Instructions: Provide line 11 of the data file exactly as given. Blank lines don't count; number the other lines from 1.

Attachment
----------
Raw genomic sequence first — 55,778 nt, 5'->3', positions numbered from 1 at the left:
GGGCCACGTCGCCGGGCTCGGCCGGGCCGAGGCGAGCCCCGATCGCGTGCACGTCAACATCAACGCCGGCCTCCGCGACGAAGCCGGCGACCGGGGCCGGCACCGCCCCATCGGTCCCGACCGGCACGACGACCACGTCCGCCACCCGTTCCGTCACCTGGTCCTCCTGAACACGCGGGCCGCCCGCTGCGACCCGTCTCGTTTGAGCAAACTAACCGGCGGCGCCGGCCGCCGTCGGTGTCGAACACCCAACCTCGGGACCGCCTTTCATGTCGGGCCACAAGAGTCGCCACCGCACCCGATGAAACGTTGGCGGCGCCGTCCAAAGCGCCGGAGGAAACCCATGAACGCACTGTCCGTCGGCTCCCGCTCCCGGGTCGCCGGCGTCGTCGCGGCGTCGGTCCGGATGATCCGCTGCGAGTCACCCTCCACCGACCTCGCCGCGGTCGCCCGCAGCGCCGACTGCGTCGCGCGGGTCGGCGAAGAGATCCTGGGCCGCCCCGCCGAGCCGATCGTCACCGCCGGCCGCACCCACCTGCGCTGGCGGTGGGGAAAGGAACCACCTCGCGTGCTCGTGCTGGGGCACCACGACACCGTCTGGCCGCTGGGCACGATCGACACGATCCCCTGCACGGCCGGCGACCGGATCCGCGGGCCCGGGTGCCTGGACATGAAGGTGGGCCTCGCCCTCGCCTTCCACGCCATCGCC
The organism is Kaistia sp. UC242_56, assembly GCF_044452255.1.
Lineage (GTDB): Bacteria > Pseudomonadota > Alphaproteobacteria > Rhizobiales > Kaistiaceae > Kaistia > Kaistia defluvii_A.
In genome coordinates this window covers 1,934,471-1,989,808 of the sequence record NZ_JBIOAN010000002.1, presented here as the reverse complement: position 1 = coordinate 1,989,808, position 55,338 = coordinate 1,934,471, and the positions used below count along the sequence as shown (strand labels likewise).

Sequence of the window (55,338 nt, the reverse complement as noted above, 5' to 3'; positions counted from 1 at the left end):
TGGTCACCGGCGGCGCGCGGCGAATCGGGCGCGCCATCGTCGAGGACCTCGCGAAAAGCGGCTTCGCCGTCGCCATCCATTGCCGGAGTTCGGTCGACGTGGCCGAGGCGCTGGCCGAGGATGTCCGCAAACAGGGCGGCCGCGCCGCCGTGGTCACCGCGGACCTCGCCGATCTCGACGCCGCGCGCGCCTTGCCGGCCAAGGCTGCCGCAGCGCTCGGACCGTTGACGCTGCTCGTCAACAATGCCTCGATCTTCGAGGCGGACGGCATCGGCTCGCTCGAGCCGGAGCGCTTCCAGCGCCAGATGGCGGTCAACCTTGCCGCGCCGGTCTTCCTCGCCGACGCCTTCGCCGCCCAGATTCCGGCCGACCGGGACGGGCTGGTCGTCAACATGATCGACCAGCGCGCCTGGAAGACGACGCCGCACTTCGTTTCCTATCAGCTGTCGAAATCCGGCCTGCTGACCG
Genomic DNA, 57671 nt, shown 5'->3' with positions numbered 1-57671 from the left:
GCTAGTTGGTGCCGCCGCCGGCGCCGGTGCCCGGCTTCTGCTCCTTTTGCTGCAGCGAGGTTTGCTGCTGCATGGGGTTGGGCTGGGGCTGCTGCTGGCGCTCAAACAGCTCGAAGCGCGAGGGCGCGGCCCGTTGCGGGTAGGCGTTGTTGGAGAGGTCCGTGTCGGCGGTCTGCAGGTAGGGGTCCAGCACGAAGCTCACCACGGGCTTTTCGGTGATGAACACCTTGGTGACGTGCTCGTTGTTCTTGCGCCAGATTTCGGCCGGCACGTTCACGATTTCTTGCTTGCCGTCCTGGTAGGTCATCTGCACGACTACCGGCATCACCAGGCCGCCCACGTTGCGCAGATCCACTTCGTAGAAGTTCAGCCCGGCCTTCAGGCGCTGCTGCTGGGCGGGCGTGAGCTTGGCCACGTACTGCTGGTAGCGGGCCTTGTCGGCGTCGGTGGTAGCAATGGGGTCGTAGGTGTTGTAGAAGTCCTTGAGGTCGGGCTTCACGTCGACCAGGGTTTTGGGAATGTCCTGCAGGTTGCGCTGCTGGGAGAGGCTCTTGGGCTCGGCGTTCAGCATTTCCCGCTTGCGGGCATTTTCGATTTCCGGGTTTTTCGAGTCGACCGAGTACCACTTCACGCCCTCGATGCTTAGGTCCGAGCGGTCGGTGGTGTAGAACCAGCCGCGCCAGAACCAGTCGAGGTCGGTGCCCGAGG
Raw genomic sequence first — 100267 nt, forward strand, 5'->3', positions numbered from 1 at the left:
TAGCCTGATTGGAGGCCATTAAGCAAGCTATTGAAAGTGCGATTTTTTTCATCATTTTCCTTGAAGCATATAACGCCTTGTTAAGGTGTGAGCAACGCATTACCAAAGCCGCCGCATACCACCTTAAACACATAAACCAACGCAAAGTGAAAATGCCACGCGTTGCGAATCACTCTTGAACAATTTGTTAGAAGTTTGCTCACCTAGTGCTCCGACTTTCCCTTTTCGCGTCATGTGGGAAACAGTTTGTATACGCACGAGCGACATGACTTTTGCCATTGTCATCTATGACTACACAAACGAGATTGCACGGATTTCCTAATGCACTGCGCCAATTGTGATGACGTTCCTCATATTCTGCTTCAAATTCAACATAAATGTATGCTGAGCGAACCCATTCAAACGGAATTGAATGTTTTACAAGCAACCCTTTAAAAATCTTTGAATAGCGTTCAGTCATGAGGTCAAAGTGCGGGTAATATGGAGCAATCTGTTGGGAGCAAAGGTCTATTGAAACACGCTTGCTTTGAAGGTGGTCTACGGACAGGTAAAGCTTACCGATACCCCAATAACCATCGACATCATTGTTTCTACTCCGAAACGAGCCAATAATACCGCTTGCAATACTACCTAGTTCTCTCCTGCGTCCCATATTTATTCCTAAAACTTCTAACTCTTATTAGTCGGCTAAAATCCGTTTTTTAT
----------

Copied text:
TAGCCTGATTGGAGGCCATTAAGCAAGCTATTGAAAGTGCGATTTTTTTCATCATTTTCCTTGAAGCATATAACGCCTTGTTAAGGTGTGAGCAACGCATTACCAAAGCCGCCGCATACCACCTTAAACACATAAACCAACGCAAAGTGAAAATGCCACGCGTTGCGAATCACTCTTGAACAATTTGTTAGAAGTTTGCTCACCTAGTGCTCCGACTTTCCCTTTTCGCGTCATGTGGGAAACAGTTTGTATACGCACGAGCGACATGACTTTTGCCATTGTCATCTATGACTACACAAACGAGATTGCACGGATTTCCTAATGCACTGCGCCAATTGTGATGACGTTCCTCATATTCTGCTTCAAATTCAACATAAATGTATGCTGAGCGAACCCATTCAAACGGAATTGAATGTTTTACAAGCAACCCTTTAAAAATCTTTGAATAGCGTTCAGTCATGAGGTCAAAGTGCGGGTAATATGGAGCAATCTGTTGGGAGCAAAGGTCTATTGAAACACGCTTGCTTTGAAGGTGGTCTACGGACAGGTAAAGCTTACCGATACCCCAATAACCATCGACATCATTGTTTCTACTCCGAAACGAGCCAATAATACCGCTTGCAATACTACCTAGTTCTCTCCTGCGTCCCATATTTATTCCTAAAACTTCTAACTCTTATTAGTCGGCTAAAATCCGTTTTTTAT